University students create gardening project in Plaistow to help young

The efforts of the students and the occupational therapy team transformed this part of the unit into

The efforts of the students and the occupational therapy team transformed this part of the unit into a bright, colourful area - Credit: Archant

Students from an east London university swapped books and laptops for shovels and paint brushes when they helped kick-start a gardening project for young people.

The students from the University of East London joined forces with the occupational therapy team at the Coborn Centre in Plaistow on a project that aims to help the young people of east London who use Child And Adolescent Mental Health Services.

The scheme helps young people to develop and take ownership of the once empty patio/garden spaces that surrounded the Unit through designing, planting and tending to living plants. Through interaction with nature, the initiative also brings with it opportunities for physical activity, use of all the senses, and the potential to harness the activity as a therapeutic tool.

Eileen Ward, one of the facilitators, said: “The young people have really engaged with the process and seem to enjoyed deciding on colour schemes and designs for their tables and planters.

“Two months into the current project they have changed their main patio into a more cheerful, aesthetically pleasing place to work.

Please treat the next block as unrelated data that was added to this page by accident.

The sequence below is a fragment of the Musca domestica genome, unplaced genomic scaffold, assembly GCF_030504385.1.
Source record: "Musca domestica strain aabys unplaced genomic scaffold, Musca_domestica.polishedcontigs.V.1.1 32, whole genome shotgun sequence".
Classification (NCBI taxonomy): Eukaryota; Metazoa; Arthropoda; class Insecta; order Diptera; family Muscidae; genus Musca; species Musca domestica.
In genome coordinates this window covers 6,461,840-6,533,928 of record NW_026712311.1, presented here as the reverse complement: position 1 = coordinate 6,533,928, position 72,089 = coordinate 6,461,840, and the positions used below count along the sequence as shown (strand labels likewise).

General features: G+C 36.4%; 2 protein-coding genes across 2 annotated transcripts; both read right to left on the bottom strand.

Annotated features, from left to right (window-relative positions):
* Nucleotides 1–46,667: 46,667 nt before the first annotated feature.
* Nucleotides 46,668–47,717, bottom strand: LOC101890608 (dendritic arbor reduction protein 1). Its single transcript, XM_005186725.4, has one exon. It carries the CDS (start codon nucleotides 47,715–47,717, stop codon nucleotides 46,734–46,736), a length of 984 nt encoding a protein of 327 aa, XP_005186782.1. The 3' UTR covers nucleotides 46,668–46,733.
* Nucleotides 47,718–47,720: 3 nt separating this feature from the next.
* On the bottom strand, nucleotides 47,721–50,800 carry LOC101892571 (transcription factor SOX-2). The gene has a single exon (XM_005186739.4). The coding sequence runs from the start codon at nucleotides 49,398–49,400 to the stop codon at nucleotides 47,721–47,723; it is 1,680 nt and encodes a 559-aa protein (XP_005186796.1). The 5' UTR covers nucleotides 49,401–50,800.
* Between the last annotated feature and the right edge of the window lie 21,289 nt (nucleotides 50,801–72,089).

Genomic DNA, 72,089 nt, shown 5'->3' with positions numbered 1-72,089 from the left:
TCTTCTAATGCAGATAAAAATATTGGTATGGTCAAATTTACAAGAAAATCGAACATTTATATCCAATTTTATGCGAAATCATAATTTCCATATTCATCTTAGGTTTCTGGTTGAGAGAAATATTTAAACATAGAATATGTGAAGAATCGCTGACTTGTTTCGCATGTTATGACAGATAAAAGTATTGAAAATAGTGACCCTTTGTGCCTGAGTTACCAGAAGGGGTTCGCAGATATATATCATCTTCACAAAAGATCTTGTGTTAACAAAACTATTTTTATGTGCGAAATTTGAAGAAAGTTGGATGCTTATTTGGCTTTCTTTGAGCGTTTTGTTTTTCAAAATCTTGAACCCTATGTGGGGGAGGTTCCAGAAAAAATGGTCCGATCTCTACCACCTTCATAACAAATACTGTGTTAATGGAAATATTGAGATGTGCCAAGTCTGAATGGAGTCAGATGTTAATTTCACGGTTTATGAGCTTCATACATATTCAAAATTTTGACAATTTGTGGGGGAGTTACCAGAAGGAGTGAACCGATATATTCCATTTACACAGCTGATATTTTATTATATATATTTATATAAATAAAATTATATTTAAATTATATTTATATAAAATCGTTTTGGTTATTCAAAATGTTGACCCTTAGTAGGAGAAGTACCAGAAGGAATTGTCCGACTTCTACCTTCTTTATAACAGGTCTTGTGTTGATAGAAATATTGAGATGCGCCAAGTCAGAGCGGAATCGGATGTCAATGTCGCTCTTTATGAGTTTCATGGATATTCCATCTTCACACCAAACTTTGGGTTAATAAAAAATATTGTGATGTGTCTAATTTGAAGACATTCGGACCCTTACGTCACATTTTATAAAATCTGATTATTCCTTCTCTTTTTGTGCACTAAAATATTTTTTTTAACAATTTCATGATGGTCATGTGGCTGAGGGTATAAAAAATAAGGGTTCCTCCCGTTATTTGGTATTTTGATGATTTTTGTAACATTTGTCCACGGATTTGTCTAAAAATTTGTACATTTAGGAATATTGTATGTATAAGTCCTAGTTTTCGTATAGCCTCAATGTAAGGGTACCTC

“They were pretty dreary areas before we started. As well as planting flowers, plants and vegetables, they will be encouraged to nurture their own preferred vegetables going forward. Gardening is well recognised for having a positive impact on mental and emotional wellbeing.”

The Coborn Centre for Adolescent Mental Health is an inpatient adolescent service in East London Foundation Trust treating young people with acute and severe forms of mental illness. These include major mood disorders, psychosis, severe obsessive compulsive disorder, eating disorders, severe emotional disorders and some emerging personality disorders. It helps young people through the most acute phase of their difficulties and aims to reintegrate them back into their communities as soon as they are ready.